Dante, 1265-1321, is one of the most important
writers of European literature. He straddles the Middle Ages
and the Renaissance. His other major works include La vita nuova,
De monarchia, and Convivio.
Dante, born into a noble Florentine family, lost his mother
at the age of 7. Five years later he met Beatrice, who was
became the love of his life, but he was never to have her as
They were both promised to other people, as arraigned
marriages were common practice at the time.
Beatrice died when she was only 24, and Dante was heartbroken.
He buried himself in deep study of philosophy and Provencal
poetry, and Beatrice became his muse. He dedicated two major
her, Convivio and La vita nuova, and she was his guide through
Paradise in the third part of The Divine Comedy.
The Divine Comedy is Dante’s most famous work. He wrote
it in exile in 1310-1314, but dated it 10 years earlier to give
it’s characters prophetic powers.
In The Divine Comedy we follow Dante the Pilgrim through Hell
(Inferno), Purgatory (Purgatorio), and to Paradise (Paradisio).
In all the realms Dante meets the famous and the infamous,
some from ancient times, and some from his own, contemporaries
he had met himself.
Dante’s Hell consists of nine circles, beginning at the
castle of wisdom, not truly part of Hell, but a limbo where
pre-Christian pagans live without God in death, as they did
in life. Among
these noble souls is the Egyptian Sultan Saladin, the philosophers
Plato and Socrates, and the Trojan hero Hector, Aeneas founder
of Rome, and Camilla, the warrior Princess who raised an army
Each of Hell’s nine circles is reserved for different kinds
of sinners. Caina, or Cain’s hell, the first circle,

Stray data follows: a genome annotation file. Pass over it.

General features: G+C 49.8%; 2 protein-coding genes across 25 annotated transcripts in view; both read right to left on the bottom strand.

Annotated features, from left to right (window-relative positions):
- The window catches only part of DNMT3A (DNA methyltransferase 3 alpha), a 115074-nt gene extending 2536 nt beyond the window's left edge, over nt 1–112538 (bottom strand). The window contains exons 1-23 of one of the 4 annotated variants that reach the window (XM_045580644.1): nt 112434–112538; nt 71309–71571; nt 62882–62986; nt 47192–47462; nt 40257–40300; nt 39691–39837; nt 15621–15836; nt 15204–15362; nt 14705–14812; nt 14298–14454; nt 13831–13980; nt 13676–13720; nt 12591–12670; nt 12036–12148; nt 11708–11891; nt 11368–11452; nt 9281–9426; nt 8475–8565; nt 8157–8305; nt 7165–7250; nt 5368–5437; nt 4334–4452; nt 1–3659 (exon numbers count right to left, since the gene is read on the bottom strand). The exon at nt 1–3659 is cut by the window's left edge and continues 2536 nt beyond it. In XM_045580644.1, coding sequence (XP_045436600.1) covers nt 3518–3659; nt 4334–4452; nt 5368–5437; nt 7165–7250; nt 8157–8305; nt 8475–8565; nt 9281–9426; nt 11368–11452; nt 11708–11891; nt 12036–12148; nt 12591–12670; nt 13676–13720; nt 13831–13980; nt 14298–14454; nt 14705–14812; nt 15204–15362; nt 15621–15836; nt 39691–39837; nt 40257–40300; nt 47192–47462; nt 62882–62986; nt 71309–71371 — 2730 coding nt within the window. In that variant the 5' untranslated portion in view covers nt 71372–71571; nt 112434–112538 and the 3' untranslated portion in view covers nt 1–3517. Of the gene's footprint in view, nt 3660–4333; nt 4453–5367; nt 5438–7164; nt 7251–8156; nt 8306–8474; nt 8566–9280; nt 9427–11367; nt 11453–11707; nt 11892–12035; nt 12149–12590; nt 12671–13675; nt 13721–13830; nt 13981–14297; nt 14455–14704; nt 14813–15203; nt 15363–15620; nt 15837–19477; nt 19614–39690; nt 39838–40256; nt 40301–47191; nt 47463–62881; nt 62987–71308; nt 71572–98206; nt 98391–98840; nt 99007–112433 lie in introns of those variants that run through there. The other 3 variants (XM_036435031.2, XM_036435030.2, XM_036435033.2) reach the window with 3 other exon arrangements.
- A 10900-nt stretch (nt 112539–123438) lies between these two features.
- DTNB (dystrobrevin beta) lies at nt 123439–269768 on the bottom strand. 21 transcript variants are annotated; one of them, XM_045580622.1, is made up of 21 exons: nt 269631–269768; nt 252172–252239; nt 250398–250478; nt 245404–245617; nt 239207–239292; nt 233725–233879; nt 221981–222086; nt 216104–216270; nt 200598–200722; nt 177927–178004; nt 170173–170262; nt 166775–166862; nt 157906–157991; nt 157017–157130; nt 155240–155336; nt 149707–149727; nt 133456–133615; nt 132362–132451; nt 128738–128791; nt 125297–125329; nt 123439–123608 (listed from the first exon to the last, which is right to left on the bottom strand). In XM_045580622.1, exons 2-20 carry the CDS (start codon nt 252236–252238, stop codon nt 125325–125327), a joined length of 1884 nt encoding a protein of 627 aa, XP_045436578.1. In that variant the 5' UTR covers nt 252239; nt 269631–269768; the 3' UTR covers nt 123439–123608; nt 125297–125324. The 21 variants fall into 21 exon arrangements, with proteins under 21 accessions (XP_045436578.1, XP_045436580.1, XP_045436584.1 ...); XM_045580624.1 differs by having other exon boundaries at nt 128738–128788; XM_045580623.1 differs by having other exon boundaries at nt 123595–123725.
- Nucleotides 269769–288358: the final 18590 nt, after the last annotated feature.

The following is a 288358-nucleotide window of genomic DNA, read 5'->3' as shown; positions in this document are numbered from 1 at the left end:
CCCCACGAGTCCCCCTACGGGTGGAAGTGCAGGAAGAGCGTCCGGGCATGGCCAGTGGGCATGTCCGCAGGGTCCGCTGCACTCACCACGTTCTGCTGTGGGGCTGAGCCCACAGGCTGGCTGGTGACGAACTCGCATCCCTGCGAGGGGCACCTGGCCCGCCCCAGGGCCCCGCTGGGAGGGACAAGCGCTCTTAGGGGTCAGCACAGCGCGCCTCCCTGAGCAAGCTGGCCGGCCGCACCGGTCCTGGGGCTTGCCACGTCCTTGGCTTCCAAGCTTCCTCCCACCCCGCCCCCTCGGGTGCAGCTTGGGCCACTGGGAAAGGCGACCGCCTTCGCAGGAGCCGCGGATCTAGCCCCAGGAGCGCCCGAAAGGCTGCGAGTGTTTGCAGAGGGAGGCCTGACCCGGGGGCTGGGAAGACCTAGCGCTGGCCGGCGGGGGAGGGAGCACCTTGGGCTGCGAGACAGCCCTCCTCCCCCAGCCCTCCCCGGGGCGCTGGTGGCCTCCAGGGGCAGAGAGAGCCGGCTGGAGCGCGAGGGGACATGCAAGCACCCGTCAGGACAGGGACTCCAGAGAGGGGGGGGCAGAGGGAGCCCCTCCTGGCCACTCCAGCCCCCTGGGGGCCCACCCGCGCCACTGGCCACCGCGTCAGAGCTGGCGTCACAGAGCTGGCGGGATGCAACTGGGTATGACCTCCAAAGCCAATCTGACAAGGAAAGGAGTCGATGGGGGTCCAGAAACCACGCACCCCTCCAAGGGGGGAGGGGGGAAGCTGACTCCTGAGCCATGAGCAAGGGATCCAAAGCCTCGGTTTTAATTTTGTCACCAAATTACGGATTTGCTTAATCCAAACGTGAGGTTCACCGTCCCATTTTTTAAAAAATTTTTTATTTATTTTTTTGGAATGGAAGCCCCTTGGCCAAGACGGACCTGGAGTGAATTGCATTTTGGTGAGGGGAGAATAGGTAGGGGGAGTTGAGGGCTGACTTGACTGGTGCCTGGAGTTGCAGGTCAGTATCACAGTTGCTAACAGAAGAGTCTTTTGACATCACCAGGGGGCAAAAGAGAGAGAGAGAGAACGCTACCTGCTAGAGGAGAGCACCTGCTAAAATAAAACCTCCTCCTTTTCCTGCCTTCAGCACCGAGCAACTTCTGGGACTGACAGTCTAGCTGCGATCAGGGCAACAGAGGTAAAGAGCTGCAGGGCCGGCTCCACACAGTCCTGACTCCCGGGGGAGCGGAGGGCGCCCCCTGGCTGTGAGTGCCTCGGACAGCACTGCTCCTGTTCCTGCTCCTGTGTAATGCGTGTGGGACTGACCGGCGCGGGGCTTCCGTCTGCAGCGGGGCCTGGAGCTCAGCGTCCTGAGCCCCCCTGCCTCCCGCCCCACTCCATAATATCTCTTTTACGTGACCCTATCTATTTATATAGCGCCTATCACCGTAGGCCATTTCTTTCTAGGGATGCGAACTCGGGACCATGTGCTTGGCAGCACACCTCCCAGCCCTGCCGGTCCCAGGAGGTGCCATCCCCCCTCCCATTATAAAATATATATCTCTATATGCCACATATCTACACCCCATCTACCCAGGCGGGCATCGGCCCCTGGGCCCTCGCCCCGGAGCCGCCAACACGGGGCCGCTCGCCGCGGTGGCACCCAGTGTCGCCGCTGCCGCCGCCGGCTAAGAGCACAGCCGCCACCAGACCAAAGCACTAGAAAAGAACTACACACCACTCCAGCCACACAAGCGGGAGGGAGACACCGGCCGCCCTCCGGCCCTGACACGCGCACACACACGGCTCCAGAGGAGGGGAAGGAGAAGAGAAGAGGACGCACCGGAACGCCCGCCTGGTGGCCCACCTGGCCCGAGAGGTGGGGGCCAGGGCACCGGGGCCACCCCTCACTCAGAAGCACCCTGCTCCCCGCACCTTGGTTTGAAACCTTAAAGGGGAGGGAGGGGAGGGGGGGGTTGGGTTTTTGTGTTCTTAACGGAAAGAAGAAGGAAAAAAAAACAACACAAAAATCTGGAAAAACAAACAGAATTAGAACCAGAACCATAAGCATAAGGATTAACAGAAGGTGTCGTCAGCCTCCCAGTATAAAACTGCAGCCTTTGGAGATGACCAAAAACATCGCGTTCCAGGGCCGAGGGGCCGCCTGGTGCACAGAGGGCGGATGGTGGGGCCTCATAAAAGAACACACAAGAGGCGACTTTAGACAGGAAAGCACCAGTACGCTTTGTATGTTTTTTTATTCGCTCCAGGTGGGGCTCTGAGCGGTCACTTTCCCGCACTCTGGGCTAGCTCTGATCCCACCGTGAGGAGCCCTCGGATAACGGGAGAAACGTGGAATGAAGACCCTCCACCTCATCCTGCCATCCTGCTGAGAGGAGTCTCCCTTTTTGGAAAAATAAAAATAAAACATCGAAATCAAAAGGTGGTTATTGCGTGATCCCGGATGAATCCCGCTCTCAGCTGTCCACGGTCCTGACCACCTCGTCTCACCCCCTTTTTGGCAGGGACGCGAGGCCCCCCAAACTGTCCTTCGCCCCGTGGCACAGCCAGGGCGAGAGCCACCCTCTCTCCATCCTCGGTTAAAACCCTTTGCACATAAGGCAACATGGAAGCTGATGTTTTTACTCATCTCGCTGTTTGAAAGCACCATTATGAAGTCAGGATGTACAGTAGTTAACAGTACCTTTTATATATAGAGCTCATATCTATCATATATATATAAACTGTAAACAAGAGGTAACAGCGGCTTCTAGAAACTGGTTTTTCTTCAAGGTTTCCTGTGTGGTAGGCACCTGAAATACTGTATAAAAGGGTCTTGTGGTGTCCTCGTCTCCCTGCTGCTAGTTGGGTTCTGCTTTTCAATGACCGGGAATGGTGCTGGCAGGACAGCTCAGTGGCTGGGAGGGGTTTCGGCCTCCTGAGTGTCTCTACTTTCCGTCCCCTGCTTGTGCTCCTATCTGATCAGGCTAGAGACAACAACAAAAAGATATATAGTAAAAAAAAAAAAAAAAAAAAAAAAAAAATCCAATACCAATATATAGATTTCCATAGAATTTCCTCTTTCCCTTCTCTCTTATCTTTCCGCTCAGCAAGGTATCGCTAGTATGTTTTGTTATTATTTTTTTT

is reserved for those who sinned against their family. Other
are reserved for people who committed suicide, fraud, murder,
and so on.
Among those confined to eternal torment in Hell is Bruno Latini,
a father figure for Dante after his own father had passed away
in his late teens. This one-time friend and, mentor is placed
in Hell’s seventh circle, among those guilty of “violence
against nature,” in this case sodomy. The deeply religious
Dante gave no pardons.
The journey through Hell leads Dante through a variety of dangers,
but his guide, the Roman poet Virgil, escorts him safely past
demons and devices of torture. Tired but relieved, they pass
through Hell and reach the foot of Mount Purgatory, the other
side of the world.
Dante’s Purgatory is a lofty island mountain divided
into seven terraces, where repentant sinners do their penance
to some day be worthy of Heaven. Here the proud circle the
mountain bent double for humility; the slothful run around
examples of zeal and the lustful are purged by fire.
On top of the mountain is the Garden of Eden, or earthly paradise.
The river Lethe runs through the beautiful lush garden, providing
forgetfulness before the cleansed souls ascend to heaven.
Beatrice meets Dante at the river. As the personification of
pure love, she has been sent to rescue him, while Virgil, his
former guide, returns to the Castle of Wisdom.
Beatrice leads Dante to Paradise where he is able to gaze upon
the supreme radiance of God. He ends his pilgrimage in rapture,
a vision of “the love which moves the sun and the stars.”
Only a few years after completing The Divine Comedy, the real
Dante ended his own pilgrimage as he died in exile. He was
56 years old and still longing for his Beatrice.
The Divine Comedy is fun and interesting to read. Dante creates
a fascinating world that has affected not only religious perceptions
and imagination, but also most subsequent allegorical creations
of imaginary worlds. Some of the characters, like Queen Dido
of Carthage, Aeneas’ lover in Virgil’s epic, are
considered mere myths today. Others, like the several popes who
are given a rather rough treatment in Hell, are historical people
with records that can be compared to Dante’s interpretations.
Dante shows imagination, and a certain vindictiveness, when
he “sentences” people.
To be stuffed down a hole of bubbling magma is considered fitting
punishment in for Pope Boniface II, who exiled Dante.
Written originally in Italian, The Divine Comedy is available
in most languages today. The most popular translation into
English was made by Henry Cary (1772-1884.) My personal favorite
easily read, and thoroughly explained 1984 translation by
Written almost 700 years ago, The Divine Comedy is a rock
solid classic, well worth the time it takes to read it.